The Wallace Collection

The Wallace Collection, A Family Collection, A National Museum, An International Treasure House
Snuff box
  • Snuff box
  • Mathieu Coiny (active between: 1723-1788) , Goldsmith
  • Adrien-Jean Maximilien Vachette (1753 - 1839), Repaired by, after 1819
  • Paris, France
  • 1763 - 1764
    after 1819 (repaired)
  • Gold and enamel, painted and chased
  • Object size: 4.2 x 8.5 x 6.4 cm
    Weight: 240.4 g
  • Mark: 'AV' beneath two grains de remède flanking a cock, all in a diamond shaped compartment for Adrien-Jean Maximilien Vachette (working 1779-1839) Parisian post-revolutionary type
    Maker's mark: Partly illegible, first letter 'M' and a quince and stalk possibly for Mathieu Coiny (active 1755-88) Parisian type
    Warden's mark: 'Z' of the Maison Commune 1763-4
    Charge mark: Two bay leaf branches, for Jean-Jacques Prévost (1762-68)
    Mark: A baby's head with '2' under his left ear in a contour shaped compartment
    Export mark: A small cow
    Excise mark: Profile head of a bearded and long-haired old man (Sardanapalus) in an oval compartment, for 1819 to 1838
    Mark: A rearing Pegasus with '2' beneath his belly in a hexagonal compartment, second standard mark for 1819 to 1838
    Small guarantee mark: Eagle's head in profile, for 1838 to 1847 Punched twice
    Mark: A bull charging and '3' above his back, third standard mark for 1819 to 1838
  • G37
  • Boudoir Cabinet
Images & Media
Further Reading
  • An oval varicoloured snuffbox enamelled “en plein” (enamel applied directly on to the snuffbox) with six reserves depicting a mixture of domestic and urban scenes of everyday life taken from engravings after French painters. The cover and base are bordered with ribbon-tied laurels, scrolls and palms in yellow and green gold. The sides are bordered with scrolls and shells and four pilasters hung with swags. The front rim of the lid appears originally to have opened to reveal a secret compartment, now secured shut with lead solder. The interior of the box is gold.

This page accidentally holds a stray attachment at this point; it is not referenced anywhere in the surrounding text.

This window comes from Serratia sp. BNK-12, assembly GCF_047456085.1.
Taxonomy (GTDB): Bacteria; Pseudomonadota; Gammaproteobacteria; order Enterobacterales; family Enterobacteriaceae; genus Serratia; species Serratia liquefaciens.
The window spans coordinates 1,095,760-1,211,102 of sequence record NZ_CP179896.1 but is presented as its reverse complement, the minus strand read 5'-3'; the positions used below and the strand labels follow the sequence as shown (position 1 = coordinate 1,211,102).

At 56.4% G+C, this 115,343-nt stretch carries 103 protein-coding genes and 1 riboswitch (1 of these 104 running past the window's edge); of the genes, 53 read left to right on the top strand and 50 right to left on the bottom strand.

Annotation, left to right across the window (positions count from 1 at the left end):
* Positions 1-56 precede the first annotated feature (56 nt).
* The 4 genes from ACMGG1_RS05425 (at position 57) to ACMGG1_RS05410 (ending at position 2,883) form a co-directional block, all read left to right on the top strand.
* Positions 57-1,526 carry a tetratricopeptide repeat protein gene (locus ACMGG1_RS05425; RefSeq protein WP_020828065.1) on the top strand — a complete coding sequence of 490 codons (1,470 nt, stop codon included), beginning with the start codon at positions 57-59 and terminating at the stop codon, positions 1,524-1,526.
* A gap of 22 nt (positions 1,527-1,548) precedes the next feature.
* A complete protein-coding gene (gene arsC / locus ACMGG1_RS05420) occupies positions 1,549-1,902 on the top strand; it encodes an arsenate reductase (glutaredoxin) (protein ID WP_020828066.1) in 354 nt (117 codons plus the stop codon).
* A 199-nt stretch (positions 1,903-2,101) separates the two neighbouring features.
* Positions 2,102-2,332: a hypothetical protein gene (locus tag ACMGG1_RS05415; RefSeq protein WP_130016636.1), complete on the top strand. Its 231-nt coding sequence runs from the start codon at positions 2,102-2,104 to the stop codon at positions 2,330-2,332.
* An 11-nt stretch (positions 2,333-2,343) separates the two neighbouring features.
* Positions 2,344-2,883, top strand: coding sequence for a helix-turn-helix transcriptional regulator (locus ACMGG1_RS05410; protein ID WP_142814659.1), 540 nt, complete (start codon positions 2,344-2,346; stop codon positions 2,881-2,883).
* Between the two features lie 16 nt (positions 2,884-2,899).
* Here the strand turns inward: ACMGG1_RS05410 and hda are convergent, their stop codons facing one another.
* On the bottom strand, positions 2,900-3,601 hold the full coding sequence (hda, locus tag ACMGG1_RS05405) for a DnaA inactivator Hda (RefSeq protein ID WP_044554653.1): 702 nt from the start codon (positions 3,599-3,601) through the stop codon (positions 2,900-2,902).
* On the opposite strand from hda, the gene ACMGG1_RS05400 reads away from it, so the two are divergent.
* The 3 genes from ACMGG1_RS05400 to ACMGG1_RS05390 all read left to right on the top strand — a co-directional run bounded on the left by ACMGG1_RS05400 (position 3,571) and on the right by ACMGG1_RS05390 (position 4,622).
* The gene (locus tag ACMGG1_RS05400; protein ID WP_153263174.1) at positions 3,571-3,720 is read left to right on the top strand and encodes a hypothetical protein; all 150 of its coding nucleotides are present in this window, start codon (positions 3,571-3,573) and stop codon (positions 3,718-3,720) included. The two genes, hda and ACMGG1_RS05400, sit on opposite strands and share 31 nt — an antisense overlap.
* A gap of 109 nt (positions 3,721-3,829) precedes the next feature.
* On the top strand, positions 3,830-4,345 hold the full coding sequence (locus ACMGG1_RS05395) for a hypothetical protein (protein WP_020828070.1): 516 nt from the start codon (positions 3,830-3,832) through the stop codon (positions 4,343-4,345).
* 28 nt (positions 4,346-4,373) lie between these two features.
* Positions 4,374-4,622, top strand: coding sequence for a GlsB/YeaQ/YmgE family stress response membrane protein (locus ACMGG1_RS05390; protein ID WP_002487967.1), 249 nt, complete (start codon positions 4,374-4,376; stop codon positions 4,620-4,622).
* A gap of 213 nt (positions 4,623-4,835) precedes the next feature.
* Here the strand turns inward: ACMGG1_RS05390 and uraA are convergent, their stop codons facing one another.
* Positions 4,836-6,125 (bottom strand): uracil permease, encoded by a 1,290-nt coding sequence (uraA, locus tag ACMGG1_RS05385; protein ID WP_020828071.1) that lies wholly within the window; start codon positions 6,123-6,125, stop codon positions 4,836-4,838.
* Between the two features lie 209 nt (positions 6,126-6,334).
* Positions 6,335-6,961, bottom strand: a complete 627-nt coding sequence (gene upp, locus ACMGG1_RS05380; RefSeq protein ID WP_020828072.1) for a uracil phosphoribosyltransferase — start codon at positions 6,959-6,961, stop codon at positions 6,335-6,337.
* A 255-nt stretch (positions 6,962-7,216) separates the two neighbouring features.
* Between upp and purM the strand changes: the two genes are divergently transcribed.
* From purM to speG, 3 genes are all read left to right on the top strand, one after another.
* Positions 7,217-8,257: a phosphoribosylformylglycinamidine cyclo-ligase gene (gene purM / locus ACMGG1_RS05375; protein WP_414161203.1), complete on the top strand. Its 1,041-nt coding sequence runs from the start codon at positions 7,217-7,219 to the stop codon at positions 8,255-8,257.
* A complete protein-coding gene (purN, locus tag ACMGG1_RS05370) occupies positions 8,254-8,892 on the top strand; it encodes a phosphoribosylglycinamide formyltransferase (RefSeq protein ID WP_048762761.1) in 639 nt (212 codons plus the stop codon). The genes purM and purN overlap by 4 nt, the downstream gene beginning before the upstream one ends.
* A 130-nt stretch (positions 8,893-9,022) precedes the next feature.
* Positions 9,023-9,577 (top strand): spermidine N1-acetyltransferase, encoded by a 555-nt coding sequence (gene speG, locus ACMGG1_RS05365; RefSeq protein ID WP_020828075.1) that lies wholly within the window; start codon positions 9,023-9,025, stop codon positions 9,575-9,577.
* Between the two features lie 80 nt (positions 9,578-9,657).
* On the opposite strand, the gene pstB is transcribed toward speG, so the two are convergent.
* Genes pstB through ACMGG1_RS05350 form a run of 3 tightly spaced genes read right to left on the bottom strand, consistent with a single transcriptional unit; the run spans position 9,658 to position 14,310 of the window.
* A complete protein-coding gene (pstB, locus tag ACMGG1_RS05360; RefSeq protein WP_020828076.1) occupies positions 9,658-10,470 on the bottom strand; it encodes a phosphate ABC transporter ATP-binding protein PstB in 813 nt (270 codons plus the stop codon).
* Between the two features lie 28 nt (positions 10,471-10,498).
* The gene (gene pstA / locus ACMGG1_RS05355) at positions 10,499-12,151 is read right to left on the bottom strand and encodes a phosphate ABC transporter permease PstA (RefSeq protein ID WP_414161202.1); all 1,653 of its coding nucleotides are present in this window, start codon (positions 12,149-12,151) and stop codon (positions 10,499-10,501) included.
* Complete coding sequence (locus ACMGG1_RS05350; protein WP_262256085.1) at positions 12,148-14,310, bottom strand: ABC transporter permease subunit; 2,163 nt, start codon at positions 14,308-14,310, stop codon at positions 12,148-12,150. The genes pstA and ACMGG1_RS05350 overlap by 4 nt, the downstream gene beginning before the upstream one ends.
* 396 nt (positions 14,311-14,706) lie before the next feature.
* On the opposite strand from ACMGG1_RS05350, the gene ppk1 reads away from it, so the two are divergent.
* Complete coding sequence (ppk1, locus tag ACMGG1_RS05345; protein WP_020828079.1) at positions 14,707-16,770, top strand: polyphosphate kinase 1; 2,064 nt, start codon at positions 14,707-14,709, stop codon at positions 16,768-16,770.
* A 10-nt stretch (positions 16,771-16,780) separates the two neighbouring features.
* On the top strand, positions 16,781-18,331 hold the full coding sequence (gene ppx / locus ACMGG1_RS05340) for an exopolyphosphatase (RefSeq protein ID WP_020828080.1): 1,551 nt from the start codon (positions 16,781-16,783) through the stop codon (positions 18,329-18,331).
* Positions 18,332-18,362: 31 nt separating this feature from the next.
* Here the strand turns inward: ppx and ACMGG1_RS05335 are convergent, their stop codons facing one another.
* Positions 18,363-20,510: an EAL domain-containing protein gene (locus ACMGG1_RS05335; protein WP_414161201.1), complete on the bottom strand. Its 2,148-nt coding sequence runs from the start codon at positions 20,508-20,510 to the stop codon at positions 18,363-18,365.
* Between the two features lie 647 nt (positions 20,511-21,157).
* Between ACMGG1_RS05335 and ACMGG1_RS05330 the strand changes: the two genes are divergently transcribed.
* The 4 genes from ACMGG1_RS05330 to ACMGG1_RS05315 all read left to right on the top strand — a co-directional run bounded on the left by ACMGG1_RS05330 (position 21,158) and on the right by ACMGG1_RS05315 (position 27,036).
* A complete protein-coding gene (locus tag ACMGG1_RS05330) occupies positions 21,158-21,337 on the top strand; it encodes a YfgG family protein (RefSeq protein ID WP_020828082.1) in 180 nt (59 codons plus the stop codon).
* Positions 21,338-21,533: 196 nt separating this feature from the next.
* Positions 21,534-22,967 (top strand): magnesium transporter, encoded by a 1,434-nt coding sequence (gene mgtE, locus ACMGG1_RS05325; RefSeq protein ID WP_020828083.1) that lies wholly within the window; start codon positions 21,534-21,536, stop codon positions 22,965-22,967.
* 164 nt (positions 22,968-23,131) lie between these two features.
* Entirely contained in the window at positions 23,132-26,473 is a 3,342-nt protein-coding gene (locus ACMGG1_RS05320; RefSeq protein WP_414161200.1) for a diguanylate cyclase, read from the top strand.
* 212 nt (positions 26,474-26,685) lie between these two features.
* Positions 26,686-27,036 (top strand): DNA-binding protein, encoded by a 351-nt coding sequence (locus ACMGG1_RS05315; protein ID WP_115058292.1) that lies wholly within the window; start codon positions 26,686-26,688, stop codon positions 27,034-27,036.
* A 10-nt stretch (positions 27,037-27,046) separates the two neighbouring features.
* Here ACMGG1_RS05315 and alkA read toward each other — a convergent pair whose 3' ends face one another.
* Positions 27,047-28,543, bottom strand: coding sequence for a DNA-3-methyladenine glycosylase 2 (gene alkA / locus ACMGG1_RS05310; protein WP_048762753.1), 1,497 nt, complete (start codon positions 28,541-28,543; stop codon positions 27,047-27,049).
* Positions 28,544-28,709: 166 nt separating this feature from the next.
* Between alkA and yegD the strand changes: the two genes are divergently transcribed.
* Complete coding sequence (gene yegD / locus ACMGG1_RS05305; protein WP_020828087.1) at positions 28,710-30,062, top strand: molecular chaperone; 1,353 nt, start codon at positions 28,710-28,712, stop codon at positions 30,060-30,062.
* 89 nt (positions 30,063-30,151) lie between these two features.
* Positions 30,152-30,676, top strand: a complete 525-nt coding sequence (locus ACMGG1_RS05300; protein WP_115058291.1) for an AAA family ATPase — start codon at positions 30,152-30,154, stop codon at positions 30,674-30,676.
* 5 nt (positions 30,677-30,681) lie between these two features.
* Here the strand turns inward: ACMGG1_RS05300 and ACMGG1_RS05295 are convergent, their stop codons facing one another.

While the source for the scene on the lid of the box is still to be identified, the others have been and are as follows: on the base La marchande de marrons (the chestnut seller) and on the front La maman (the mother) both engraved by J.-F. Beauvarlet (1731-1797) after Jean-Baptiste Greuze (1725-1805), on the back Les Jardinières Italiennes au marché (the Italian market gardeners) engraved by J. Ouvrier (1725-1754) after J.-B.-M. Pierre (1713-1789), and those at the ends Le Petit Pasteur and La Petite Fermière (the young farmers) engraved by Claude Duflos (1662-1727) after François Boucher (1703-1770).
    The absence of a source for the scene on the lid is somewhat frustrating. It depicts the interior of a laundry and is also found on another box now in the Louvre, also by Coiny, and on a box by Adrien-Jean-Maximilien Vachette of 1777-78. This indicates that there was a common print source for all three boxes.
    As with G38 in the Wallace Collection, the Rococo subjects taken from Boucher and Pierre contrast with the more Neoclassical themes of Greuze. This combination of styles is familiar in furniture, where it is referred to as ‘transitional’, but it is interesting to see paintings similarly juxtaposed when contemporary art critics were often scathing in their judgements.
    The import and export marks on this box show that this box was exported from France between 1763-1764 and 1774, and that it had returned to Paris between the years 1819 and 1838. It might be assumed that Vachette was responsible for securing the secret compartment, replacing the interior of the lining and perhaps removing a miniature at the same time.

    Snuffboxes played an important role in fashion and self-promotion, diplomacy and, in the 19th century, in collecting. Often they were used as a currency for their monetary values and the status they could embody. Although they were used for snuff-taking, their practical purpose was often secondary – they were highly valued as art objects in their own right. Gold boxes were a barometer of the taste of the time and exemplify the skills of not only goldsmiths, but also enamellers, lapidaries and miniature painters.